The Hawk has already posted quite a bit on here about the history of Aerosmith – mostly the wild ride of the Toxic Twins Steven Tyler and Joe Perry, and also via the equally toxic relationship between Tyler and a (very) young Julia Holcombe.
In the midst of all that, though, they did manage to churn out some occasionally good music, so let’s have a post focused on some of that, and look at the reunion years, when Joe Perry rejoined Aerosmith, having initially walked out after one of the many booze / drug fueled rows in the late 70s.
Hair Metal Time
We’re in the mid-1980s again – hair metal is in its full pomp, and Joe Perry (after 5 years with his solo vehicle, the Joe Perry Project), agrees to rejoin Aerosmith following a meeting with Steven Tyler. Brad Whitford returned as well – so it really was a full reunion of the line up that had brought success in the 70s and the one most fans would think of as ‘definitive’ Aerosmith.
In the same vein, a lot of people think of ‘Permanent Vacation’ as the reunion album, though technically that’s not correct. In fact, we had ‘Done With Mirrors’ coming as first cab off the rank in 1985. And why does that get ignored? Mainly because nobody liked it that much – neither the band, not the producer nor the fans.
Legendary Van Halen producer Ted Templeman was at the desk, but not in his normal studio. The record company had packed everyone off to Berkely, California in the hope that an unfamiliar location would make it harder for the Toxic Twins to score drugs. That proved wildly over-optimistic but did mean that Templeman had an unfamiliar setup, so didn’t really get the sound he wanted.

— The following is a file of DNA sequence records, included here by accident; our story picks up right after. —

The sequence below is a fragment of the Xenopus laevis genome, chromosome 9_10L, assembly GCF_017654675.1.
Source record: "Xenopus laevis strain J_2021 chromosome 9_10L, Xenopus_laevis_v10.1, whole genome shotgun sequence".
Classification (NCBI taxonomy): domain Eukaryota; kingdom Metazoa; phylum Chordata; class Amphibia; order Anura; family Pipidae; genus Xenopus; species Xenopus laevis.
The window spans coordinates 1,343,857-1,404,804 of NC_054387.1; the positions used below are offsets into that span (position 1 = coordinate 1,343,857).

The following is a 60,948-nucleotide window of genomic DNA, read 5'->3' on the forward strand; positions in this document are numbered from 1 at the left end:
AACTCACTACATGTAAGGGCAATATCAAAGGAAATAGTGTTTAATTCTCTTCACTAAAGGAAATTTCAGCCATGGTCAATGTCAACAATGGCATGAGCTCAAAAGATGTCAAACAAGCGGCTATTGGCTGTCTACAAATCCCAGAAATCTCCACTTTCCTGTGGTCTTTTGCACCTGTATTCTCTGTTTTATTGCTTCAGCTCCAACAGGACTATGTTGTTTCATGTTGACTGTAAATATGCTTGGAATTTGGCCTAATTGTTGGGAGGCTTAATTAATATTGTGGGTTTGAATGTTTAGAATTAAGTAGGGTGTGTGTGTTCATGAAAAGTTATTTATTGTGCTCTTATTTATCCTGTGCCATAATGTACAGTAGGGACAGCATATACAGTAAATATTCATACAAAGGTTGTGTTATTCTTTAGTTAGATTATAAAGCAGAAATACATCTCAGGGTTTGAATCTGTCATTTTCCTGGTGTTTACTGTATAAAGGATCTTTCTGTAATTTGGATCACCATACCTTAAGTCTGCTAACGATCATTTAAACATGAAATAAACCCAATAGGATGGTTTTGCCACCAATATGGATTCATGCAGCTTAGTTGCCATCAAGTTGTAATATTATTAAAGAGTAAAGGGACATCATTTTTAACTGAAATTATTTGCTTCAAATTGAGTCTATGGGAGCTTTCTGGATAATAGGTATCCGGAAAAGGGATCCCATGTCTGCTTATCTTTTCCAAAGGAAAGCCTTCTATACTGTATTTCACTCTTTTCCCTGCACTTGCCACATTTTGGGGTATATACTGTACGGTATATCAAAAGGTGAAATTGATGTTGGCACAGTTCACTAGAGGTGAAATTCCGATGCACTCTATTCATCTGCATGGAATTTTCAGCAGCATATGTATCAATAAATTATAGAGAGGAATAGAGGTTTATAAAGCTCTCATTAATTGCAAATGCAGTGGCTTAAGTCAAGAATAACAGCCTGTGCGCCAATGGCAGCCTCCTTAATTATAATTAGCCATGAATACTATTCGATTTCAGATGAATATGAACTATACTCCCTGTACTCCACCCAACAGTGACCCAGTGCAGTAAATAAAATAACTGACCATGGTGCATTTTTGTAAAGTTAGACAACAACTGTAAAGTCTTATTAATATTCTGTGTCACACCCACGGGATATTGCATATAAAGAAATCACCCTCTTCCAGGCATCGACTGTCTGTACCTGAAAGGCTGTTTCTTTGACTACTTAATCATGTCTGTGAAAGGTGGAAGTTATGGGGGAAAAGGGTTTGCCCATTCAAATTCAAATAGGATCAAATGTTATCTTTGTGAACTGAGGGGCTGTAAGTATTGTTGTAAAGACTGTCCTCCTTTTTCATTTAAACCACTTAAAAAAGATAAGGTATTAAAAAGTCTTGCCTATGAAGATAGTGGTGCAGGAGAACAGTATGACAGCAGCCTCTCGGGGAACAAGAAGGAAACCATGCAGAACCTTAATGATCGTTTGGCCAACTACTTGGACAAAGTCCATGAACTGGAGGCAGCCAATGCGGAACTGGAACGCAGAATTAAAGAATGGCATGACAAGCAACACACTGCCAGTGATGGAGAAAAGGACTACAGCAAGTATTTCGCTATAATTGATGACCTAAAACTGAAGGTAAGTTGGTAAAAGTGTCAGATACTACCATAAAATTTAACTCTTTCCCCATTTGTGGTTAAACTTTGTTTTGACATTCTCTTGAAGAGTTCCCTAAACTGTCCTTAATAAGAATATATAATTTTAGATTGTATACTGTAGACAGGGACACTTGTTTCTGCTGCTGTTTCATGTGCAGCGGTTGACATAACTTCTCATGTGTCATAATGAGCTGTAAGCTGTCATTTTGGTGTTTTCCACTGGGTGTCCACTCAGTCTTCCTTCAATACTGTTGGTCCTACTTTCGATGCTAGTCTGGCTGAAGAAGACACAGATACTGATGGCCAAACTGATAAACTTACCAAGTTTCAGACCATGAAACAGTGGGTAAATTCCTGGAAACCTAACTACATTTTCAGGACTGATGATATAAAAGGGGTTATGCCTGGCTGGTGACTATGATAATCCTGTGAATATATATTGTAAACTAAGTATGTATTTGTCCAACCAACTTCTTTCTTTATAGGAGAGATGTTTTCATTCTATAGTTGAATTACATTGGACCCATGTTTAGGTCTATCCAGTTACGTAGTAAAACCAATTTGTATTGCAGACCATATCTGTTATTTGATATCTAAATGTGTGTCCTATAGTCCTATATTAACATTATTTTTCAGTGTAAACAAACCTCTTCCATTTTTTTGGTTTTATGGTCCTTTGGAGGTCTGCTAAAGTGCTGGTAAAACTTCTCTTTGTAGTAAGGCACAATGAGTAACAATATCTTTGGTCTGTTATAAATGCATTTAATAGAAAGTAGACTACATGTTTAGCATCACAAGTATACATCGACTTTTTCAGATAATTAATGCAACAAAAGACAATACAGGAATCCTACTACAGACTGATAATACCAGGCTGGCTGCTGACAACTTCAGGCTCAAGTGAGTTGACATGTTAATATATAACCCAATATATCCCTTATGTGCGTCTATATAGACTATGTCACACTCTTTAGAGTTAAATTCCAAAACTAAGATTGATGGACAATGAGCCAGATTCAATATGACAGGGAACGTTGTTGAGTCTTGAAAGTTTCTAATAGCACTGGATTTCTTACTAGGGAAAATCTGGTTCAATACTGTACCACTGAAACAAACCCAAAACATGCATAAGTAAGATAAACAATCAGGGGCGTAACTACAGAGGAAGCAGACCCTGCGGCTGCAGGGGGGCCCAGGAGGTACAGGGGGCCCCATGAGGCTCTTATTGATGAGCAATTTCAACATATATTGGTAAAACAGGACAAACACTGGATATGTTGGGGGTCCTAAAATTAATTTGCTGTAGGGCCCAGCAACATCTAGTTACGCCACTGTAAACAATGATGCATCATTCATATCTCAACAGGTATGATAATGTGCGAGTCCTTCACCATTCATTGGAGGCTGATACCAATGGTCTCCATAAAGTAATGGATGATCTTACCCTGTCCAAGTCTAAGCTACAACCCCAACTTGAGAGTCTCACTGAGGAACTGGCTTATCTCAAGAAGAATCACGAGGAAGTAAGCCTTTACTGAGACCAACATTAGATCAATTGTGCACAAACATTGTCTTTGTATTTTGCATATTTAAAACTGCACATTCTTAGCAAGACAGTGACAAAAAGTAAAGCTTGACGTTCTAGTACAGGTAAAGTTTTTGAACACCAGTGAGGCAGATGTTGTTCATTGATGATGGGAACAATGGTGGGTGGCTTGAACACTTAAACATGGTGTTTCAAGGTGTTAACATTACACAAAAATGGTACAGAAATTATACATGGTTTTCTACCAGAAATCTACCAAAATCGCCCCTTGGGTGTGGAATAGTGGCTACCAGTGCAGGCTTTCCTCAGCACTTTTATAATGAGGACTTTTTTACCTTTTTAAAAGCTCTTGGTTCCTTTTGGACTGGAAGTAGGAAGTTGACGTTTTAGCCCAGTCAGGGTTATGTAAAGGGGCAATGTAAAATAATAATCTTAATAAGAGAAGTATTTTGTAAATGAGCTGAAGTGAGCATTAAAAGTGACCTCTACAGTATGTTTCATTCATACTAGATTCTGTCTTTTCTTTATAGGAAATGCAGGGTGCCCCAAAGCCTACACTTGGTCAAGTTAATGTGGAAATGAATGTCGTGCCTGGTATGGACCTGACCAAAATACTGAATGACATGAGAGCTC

Drummer Joey Kramer felt as though it hadn’t been finished as everyone wanted and Joe Perry thought the whole thing ‘uninspired’. And fans must have gone with the negative vibe, because sales were also disappointing, and neither of the singles (‘Let Music Do the Talking’ and ‘Shela’) did much either.
Looking back, they’re fine, especially the first of those, a song which Joe Perry had brough over from his Joe Perry Project days. But hey, sometimes the magic just doesn’t happen.
These days, the most memorable thing about ‘Done With Mirrors’ seems to be that they allowed Templeman to play more with his idea to manage recording studio nerves by shutting off the red light which indicated that a recording was underway. He told the band they were just rehearsing songs, and then recorded them surreptitiously, giving a more raw and edgy sound.
Get It on The Radio
Be that as it may though, nobody was willing to risk another commercial flop – there were real worries for a time that the big reunion was going to be a flop. That couldn’t be allowed to happen, and so the time-honored American path was followed – coming up with MTV / radio friendly songs, maxed out on commercial potential.
The big guns were yanked out, with additional song writers brought in to collaborate – Desmond Child who among much else had worked on ‘Slippery When Wet’ with Bon Jovi and Jim Vallance of Bryan Adams fame, where his hits had included ‘Summer of 69’ and ‘Run to You’.
Other instruments were brought in to give a more big-band feel on some of the songs – organs, clarinets, sax, trumpet, you name it.
This was actually the first time Aerosmith had collaborated with songwriters not in the band to come up with album material. But it sure had the desired effect. Child gave them ‘Dude (Looks Like a Lady)’ and ‘Angel’. Vallance chipped in on ‘Rag Doll’ and ‘Magic Touch’.